By: Joseph Mechak, MD and Emily Atwood, MD
Options for COVID-19 treatments and prevention have expanded over the past few months. As more options are available, it can be difficult to understand and navigate the different options. Below is a quick summary of what is available, who should be considered for treatment, and what may be coming next!
Importantly, COVID-19 infection in children is generally milder than in adults, and most children with COVID-19 will not require any specific therapy.
Treatment/prevention available for all risk levels:
COVID vaccine – The COVID vaccine remains the most important, most powerful, and most widely available tool in our COVID-fighting armamentarium. We strongly encourage all eligible children to receive all scheduled COVID vaccines! The most up to date recommendations can be found here. In the coming months (as early as June 2022) we do also expect that:
- The FDA/CDC will consider the addition of a booster dose 5 months following the second dose of the primary series for children age 5-11 years
- The FDA/CDC will consider a Moderna 2 or 3-dose primary series for children 6 months to 5 years old
Treatment/prevention available for those with a high-risk profile for severe disease
The treatment and prevention strategies below are available ONLY for those at high risk for severe disease. It is important that you discuss these treatment options with your doctor to fully understand the risks/benefits of therapy and to ensure your child qualifies for these therapies. Conditions that place children at high-risk for severe disease include:
- Body mass index (BMI) ≥85th percentile
- Immunosuppressive disease or receipt of immunosuppressive therapies;
- Neurodevelopmental disorders (eg, cerebral palsy, trisomy 21);
- A medical-related technological dependence that is not related to COVID-19 (eg, tracheostomy, positive pressure ventilation, g-tube);
- Sickle cell disease;
- Congenital or acquired heart disease;
- Chronic lung disease (eg, interstitial lung disease, tuberculosis); asthma or other chronic respiratory disease that requires daily medication for control;
- Chronic kidney disease;
- Chronic liver disease (eg, cirrhosis, autoimmune hepatitis);
Oral antiviral medication (nirmatrelvir and ritonavir/Paxlovid) – Paxlovid is approved under EUA for children >12 years and weighing more than 88 pounds and at high risk for progression to severe disease. Availability of this medication has increased throughout Spring 2022 making the most realistic option for certain children. A few important considerations:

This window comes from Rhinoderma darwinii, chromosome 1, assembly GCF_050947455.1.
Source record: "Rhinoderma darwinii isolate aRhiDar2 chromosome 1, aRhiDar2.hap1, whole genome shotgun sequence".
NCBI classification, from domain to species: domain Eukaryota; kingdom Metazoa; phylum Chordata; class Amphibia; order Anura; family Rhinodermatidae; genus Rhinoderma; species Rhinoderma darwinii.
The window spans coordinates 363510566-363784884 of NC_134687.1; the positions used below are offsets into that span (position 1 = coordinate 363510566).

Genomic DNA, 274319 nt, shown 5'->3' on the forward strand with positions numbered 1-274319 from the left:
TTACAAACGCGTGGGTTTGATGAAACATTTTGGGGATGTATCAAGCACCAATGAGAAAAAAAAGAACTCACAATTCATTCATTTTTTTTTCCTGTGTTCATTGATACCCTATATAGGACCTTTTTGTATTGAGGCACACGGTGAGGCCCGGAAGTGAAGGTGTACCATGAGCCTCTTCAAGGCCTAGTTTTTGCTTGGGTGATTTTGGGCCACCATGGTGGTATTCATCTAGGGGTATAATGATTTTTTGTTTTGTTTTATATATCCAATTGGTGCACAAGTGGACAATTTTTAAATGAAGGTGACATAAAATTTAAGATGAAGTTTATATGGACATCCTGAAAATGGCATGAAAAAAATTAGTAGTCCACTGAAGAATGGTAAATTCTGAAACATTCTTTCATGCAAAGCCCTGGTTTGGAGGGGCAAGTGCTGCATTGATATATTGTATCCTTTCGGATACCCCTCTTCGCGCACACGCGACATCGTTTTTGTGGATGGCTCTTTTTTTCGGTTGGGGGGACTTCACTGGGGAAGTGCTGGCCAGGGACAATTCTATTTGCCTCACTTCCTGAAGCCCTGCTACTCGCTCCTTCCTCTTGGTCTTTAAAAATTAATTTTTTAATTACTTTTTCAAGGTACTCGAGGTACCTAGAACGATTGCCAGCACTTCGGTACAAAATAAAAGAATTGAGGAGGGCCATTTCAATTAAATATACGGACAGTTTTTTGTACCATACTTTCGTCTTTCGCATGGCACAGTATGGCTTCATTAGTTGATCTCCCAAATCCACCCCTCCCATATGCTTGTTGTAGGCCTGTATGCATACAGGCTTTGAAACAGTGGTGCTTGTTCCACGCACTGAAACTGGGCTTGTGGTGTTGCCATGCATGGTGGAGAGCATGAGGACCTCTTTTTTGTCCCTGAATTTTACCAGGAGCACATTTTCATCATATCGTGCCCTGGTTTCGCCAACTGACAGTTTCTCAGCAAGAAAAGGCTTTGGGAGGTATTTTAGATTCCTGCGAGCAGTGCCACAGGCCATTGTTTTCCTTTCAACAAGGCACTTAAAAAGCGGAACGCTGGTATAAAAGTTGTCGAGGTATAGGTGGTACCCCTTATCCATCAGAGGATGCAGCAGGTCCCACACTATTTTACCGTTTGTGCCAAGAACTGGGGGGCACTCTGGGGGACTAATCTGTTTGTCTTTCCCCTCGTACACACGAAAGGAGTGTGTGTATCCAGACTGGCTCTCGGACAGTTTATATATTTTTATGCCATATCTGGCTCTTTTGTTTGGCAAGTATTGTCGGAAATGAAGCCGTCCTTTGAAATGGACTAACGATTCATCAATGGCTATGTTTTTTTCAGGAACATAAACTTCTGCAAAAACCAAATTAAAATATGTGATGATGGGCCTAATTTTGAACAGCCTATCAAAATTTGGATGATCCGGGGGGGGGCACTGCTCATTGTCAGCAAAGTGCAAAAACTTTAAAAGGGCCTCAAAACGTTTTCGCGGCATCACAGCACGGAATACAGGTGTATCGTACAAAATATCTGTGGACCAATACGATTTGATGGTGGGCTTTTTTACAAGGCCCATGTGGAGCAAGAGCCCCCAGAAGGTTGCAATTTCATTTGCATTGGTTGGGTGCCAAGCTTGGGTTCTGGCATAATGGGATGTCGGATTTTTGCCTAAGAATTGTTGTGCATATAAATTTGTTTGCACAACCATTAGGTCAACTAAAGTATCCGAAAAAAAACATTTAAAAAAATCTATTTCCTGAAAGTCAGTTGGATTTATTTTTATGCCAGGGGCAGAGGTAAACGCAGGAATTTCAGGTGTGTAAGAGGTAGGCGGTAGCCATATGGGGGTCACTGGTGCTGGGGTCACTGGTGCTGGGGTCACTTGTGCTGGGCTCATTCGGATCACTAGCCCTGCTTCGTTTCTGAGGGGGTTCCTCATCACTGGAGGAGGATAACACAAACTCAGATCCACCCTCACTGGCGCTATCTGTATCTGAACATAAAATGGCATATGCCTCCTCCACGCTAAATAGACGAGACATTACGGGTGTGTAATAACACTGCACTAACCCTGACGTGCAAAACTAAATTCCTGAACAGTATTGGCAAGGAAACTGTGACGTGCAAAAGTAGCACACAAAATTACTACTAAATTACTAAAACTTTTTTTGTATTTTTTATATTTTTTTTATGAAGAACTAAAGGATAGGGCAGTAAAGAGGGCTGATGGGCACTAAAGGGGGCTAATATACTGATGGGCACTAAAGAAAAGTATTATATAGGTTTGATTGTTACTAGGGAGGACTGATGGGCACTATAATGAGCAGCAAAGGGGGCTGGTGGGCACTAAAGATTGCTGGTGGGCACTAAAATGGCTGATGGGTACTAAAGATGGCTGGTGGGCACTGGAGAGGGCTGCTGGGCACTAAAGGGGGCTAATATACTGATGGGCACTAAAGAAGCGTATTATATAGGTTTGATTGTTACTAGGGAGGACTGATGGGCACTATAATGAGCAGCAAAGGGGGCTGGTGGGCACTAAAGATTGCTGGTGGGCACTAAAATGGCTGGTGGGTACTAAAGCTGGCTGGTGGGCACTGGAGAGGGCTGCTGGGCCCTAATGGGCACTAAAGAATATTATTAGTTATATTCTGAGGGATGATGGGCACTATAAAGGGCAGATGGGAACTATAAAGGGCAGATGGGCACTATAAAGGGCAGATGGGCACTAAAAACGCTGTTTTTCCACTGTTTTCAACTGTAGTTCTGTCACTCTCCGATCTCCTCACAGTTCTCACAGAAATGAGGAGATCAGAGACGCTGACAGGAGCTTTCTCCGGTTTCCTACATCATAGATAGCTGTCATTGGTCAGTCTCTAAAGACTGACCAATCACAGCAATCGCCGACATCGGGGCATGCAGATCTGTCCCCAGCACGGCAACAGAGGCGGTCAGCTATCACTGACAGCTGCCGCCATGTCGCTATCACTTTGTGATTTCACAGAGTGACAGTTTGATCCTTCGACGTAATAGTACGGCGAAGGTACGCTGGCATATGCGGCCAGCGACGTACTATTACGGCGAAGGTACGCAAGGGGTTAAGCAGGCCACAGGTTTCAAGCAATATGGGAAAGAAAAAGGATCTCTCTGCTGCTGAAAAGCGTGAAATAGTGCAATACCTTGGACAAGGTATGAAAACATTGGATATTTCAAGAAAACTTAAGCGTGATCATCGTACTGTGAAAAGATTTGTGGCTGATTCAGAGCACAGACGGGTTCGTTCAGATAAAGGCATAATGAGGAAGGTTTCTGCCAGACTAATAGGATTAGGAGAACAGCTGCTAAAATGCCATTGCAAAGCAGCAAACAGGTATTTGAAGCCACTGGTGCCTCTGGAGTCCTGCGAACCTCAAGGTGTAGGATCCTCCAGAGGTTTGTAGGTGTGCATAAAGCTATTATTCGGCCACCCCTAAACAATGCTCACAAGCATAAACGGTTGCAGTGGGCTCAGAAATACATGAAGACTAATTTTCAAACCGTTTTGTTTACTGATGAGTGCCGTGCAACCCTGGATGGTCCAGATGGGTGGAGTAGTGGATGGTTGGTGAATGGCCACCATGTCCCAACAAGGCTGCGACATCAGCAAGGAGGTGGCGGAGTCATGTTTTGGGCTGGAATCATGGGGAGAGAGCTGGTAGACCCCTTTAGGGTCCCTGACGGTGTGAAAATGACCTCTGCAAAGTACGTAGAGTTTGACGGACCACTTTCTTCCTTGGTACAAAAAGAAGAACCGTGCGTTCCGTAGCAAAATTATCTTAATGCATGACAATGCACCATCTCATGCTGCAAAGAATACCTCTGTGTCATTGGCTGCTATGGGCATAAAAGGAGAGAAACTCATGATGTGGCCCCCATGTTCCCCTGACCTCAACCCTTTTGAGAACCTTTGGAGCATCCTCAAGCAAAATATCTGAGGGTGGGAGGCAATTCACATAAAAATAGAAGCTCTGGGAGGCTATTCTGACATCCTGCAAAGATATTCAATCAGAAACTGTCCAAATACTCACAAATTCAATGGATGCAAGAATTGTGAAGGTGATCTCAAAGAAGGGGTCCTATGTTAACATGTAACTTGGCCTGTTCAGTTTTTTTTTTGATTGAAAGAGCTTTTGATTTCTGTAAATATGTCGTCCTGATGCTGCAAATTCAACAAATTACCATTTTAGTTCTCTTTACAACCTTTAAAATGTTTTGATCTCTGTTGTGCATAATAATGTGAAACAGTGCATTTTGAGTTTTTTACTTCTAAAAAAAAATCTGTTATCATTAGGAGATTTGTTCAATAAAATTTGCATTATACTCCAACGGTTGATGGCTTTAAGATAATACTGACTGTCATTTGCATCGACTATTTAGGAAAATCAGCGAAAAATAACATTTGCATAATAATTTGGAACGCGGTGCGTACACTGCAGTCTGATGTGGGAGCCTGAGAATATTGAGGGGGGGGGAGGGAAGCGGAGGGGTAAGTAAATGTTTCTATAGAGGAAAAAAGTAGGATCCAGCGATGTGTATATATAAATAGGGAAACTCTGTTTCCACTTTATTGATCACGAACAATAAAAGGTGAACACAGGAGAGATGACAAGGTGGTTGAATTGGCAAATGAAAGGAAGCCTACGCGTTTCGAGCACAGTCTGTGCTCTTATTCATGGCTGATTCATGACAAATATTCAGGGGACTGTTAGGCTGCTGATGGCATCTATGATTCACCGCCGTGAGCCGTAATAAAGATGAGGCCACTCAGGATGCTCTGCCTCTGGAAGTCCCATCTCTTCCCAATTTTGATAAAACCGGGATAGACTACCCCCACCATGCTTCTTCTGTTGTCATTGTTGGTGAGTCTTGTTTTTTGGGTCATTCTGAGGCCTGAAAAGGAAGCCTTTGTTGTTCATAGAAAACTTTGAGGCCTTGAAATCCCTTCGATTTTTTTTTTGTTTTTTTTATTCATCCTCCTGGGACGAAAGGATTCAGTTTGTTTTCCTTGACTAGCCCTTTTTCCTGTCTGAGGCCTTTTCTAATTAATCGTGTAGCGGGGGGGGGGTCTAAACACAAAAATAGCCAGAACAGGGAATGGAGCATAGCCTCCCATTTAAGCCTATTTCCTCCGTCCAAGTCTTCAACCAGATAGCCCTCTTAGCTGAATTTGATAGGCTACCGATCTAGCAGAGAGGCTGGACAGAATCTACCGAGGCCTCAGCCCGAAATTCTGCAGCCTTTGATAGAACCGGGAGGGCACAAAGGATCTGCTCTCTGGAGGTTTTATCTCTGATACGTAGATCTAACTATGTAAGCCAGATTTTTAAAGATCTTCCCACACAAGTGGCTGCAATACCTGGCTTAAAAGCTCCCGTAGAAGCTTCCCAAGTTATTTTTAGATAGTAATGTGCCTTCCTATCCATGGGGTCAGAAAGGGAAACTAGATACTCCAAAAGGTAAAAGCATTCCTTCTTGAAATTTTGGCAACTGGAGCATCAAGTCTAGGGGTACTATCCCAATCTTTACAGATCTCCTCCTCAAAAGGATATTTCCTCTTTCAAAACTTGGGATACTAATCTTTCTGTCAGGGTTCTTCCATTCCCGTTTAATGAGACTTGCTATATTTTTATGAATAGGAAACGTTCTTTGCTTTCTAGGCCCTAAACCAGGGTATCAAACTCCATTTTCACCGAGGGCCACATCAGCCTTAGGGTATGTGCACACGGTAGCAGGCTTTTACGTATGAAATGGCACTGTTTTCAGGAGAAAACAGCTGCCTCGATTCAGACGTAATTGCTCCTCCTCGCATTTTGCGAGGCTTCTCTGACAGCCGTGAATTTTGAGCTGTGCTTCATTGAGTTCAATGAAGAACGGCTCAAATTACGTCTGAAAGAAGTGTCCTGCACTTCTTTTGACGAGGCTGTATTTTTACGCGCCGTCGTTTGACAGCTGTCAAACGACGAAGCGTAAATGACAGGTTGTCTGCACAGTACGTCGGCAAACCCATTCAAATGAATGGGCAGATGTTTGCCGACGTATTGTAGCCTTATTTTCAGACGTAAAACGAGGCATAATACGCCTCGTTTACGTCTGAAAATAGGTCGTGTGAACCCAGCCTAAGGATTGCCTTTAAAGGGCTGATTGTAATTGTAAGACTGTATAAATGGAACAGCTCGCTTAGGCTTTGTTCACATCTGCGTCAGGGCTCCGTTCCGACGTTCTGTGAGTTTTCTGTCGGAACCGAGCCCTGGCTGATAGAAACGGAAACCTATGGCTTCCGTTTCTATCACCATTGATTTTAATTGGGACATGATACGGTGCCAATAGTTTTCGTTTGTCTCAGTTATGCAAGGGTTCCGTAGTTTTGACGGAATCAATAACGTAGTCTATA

- The medication must be started within 5-days of symptom onset
- Studies for this medication were only conducted in adults. There is no pediatric data at this time, so careful discussion of risks and benefits with a provider is necessary prior to starting the medication
- If your child has tested positive for COVID-19 and is at high risk for severe disease (based on criteria above) and is 12 or older and weighs at least 88 pounds, please contact your provider to discuss whether Paxlovid is appropriate and should be prescribed.
IV therapies: These are not widely available yet in our area so not a very realistic option for most patients.. Since these medications are infused through an IV, they are not given at our office and would have to be coordinated through a hospital or infusion center.
- IV antiviral therapy (Remdesivir/Veklury) – Remdesivir is an IV antiviral agent. It had previously been approved for only hospitalized children or adults >12 year of age. Recent data has led to an expanded approval in the outpatient setting for children 28 days or older and weighing more than 3kg and at high risk for progression to severe disease.
- IV monoclonal antibody therapy (Bebtelovimab) – Bebtelovimab is a monoclonal antibody. A monoclonal antibody is a single, specific type of antibody that is administered via IV that attaches to the COVID spike protein and signals the immune system to neutralize the viral particle. There are several monoclonal antibodies approved in adults, but Bebtelovimab is the only current monoclonal antibody approved in children. It is currently used in non-hospitalized patients ≥12 years of age and weighing ≥40 kg and at high risk for progressing to severe disease. It must be started within 7-days of symptom onset.
If you have questions about any of these options or think that your child may need one of these treatments, please contact your provider to discuss further.